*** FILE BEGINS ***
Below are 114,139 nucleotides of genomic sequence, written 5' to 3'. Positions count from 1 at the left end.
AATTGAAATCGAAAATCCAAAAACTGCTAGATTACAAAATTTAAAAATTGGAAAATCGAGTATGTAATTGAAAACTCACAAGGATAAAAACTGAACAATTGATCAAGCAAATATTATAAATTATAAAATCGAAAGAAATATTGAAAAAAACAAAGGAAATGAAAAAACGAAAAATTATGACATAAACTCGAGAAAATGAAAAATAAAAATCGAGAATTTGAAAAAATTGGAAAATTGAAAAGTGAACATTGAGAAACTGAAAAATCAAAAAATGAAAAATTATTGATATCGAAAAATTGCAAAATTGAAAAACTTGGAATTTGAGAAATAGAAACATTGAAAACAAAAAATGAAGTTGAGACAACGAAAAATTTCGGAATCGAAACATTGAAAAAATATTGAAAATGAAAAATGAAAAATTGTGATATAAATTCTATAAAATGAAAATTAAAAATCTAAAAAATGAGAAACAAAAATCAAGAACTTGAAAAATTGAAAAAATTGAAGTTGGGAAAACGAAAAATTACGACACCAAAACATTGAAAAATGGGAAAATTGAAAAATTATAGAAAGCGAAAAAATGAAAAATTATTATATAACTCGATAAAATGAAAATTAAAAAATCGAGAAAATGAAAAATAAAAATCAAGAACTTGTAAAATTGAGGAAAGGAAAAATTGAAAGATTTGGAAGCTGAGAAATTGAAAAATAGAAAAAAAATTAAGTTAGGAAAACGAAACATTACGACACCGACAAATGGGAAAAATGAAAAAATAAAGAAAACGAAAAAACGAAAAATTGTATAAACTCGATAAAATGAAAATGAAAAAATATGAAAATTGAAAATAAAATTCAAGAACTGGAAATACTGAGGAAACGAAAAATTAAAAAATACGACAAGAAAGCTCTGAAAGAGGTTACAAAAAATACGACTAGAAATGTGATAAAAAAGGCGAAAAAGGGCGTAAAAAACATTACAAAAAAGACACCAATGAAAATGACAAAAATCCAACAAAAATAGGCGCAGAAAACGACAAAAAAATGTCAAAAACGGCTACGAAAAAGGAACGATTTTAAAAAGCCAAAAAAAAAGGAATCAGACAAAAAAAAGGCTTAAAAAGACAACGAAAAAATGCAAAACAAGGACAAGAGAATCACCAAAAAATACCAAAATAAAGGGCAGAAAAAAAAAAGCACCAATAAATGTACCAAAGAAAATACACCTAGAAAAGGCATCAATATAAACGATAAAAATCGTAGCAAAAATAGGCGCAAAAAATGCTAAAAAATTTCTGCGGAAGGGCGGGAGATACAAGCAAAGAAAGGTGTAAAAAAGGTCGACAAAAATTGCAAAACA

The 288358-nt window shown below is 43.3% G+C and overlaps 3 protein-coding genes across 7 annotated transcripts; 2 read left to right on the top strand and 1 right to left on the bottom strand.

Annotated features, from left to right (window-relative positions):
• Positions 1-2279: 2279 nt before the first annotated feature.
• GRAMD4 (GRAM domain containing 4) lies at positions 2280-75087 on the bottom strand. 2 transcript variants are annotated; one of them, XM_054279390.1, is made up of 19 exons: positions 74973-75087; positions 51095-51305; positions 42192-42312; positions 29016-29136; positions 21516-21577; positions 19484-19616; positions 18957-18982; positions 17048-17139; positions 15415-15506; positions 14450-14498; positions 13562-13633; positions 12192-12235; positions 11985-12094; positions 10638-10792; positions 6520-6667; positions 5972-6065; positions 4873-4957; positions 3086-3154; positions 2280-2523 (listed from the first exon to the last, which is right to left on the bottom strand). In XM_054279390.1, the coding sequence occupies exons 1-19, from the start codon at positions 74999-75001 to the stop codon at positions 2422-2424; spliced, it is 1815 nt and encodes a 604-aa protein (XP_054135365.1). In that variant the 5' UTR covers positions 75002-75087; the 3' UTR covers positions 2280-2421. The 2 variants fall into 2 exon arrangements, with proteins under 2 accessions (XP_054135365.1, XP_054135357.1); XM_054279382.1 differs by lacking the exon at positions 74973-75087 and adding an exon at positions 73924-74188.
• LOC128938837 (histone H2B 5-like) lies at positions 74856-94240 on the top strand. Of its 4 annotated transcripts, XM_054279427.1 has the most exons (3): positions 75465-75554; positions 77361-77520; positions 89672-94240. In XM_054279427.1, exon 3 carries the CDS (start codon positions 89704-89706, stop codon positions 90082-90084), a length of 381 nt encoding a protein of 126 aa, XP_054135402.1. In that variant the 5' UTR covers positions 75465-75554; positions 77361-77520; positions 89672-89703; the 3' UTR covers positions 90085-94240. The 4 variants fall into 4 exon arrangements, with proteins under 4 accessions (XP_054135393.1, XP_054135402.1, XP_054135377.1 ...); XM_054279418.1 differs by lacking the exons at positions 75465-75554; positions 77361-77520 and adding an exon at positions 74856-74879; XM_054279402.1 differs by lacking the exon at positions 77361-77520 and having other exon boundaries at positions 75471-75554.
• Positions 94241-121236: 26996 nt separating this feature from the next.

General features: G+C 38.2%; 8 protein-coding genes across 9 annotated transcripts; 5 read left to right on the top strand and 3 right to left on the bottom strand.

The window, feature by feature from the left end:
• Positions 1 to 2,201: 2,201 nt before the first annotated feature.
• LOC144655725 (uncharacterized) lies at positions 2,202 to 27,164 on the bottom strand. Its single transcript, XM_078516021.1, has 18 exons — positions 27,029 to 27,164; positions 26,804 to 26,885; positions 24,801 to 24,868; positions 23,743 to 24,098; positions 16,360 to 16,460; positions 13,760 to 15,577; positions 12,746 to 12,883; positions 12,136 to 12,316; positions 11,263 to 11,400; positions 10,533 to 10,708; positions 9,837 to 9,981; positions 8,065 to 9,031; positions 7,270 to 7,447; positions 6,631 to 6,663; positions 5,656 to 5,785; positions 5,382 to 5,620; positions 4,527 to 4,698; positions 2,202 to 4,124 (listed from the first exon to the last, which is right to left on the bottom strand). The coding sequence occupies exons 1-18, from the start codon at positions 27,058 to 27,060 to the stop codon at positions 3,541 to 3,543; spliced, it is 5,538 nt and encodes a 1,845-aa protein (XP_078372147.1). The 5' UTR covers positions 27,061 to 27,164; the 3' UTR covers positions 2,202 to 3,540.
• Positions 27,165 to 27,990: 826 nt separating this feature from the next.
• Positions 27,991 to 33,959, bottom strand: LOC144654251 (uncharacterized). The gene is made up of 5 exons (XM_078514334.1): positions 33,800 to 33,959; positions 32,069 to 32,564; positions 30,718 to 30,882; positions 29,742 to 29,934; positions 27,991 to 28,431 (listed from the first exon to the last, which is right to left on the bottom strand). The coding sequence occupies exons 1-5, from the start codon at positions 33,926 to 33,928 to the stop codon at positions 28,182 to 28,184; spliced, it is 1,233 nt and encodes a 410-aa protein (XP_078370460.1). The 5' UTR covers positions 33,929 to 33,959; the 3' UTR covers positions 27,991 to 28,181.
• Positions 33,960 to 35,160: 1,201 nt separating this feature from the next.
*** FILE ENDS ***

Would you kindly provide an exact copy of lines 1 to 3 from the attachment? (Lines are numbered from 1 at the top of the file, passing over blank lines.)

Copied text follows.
Below are 114,139 nucleotides of genomic sequence, written 5' to 3'. Positions count from 1 at the left end.
AATTGAAATCGAAAATCCAAAAACTGCTAGATTACAAAATTTAAAAATTGGAAAATCGAGTATGTAATTGAAAACTCACAAGGATAAAAACTGAACAATTGATCAAGCAAATATTATAAATTATAAAATCGAAAGAAATATTGAAAAAAACAAAGGAAATGAAAAAACGAAAAATTATGACATAAACTCGAGAAAATGAAAAATAAAAATCGAGAATTTGAAAAAATTGGAAAATTGAAAAGTGAACATTGAGAAACTGAAAAATCAAAAAATGAAAAATTATTGATATCGAAAAATTGCAAAATTGAAAAACTTGGAATTTGAGAAATAGAAACATTGAAAACAAAAAATGAAGTTGAGACAACGAAAAATTTCGGAATCGAAACATTGAAAAAATATTGAAAATGAAAAATGAAAAATTGTGATATAAATTCTATAAAATGAAAATTAAAAATCTAAAAAATGAGAAACAAAAATCAAGAACTTGAAAAATTGAAAAAATTGAAGTTGGGAAAACGAAAAATTACGACACCAAAACATTGAAAAATGGGAAAATTGAAAAATTATAGAAAGCGAAAAAATGAAAAATTATTATATAACTCGATAAAATGAAAATTAAAAAATCGAGAAAATGAAAAATAAAAATCAAGAACTTGTAAAATTGAGGAAAGGAAAAATTGAAAGATTTGGAAGCTGAGAAATTGAAAAATAGAAAAAAAATTAAGTTAGGAAAACGAAACATTACGACACCGACAAATGGGAAAAATGAAAAAATAAAGAAAACGAAAAAACGAAAAATTGTATAAACTCGATAAAATGAAAATGAAAAAATATGAAAATTGAAAATAAAATTCAAGAACTGGAAATACTGAGGAAACGAAAAATTAAAAAATACGACAAGAAAGCTCTGAAAGAGGTTACAAAAAATACGACTAGAAATGTGATAAAAAAGGCGAAAAAGGGCGTAAAAAACATTACAAAAAAGACACCAATGAAAATGACAAAAATCCAACAAAAATAGGCGCAGAAAACGACAAAAAAATGTCAAAAACGGCTACGAAAAAGGAACGATTTTAAAAAGCCAAAAAAAAAGGAATCAGACAAAAAAAAGGCTTAAAAAGACAACGAAAAAATGCAAAACAAGGACAAGAGAATCACCAAAAAATACCAAAATAAAGGGCAGAAAAAAAAAAGCACCAATAAATGTACCAAAGAAAATACACCTAGAAAAGGCATCAATATAAACGATAAAAATCGTAGCAAAAATAGGCGCAAAAAATGCTAAAAAATTTCTGCGGAAGGGCGGGAGATACAAGCAAAGAAAGGTGTAAAAAAGGTCGACAAAAATTGCAAAACA

The 288358-nt window shown below is 43.3% G+C and overlaps 3 protein-coding genes across 7 annotated transcripts; 2 read left to right on the top strand and 1 right to left on the bottom strand.